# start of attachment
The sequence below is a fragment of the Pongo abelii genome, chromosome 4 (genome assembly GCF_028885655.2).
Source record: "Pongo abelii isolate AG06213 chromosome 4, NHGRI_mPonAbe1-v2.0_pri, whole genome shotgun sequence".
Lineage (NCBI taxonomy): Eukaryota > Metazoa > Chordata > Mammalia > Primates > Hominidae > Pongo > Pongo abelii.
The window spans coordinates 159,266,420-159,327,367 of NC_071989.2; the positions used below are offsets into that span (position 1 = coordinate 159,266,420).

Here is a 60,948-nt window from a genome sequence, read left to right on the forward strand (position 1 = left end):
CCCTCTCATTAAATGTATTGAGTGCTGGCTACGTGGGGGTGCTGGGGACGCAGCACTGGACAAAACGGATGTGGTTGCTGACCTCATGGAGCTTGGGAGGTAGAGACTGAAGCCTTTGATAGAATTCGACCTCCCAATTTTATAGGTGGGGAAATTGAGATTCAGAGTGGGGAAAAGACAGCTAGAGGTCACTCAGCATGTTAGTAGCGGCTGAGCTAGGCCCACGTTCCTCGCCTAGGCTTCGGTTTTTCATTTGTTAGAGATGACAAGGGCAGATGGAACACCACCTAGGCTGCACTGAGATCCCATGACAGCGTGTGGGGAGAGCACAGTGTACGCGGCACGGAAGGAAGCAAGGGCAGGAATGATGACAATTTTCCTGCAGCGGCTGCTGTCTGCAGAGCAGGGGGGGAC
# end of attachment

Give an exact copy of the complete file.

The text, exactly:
The sequence below is a fragment of the Pongo abelii genome, chromosome 4 (genome assembly GCF_028885655.2).
Source record: "Pongo abelii isolate AG06213 chromosome 4, NHGRI_mPonAbe1-v2.0_pri, whole genome shotgun sequence".
Lineage (NCBI taxonomy): Eukaryota > Metazoa > Chordata > Mammalia > Primates > Hominidae > Pongo > Pongo abelii.
The window spans coordinates 159,266,420-159,327,367 of NC_071989.2; the positions used below are offsets into that span (position 1 = coordinate 159,266,420).

Here is a 60,948-nt window from a genome sequence, read left to right on the forward strand (position 1 = left end):
CCCTCTCATTAAATGTATTGAGTGCTGGCTACGTGGGGGTGCTGGGGACGCAGCACTGGACAAAACGGATGTGGTTGCTGACCTCATGGAGCTTGGGAGGTAGAGACTGAAGCCTTTGATAGAATTCGACCTCCCAATTTTATAGGTGGGGAAATTGAGATTCAGAGTGGGGAAAAGACAGCTAGAGGTCACTCAGCATGTTAGTAGCGGCTGAGCTAGGCCCACGTTCCTCGCCTAGGCTTCGGTTTTTCATTTGTTAGAGATGACAAGGGCAGATGGAACACCACCTAGGCTGCACTGAGATCCCATGACAGCGTGTGGGGAGAGCACAGTGTACGCGGCACGGAAGGAAGCAAGGGCAGGAATGATGACAATTTTCCTGCAGCGGCTGCTGTCTGCAGAGCAGGGGGGGAC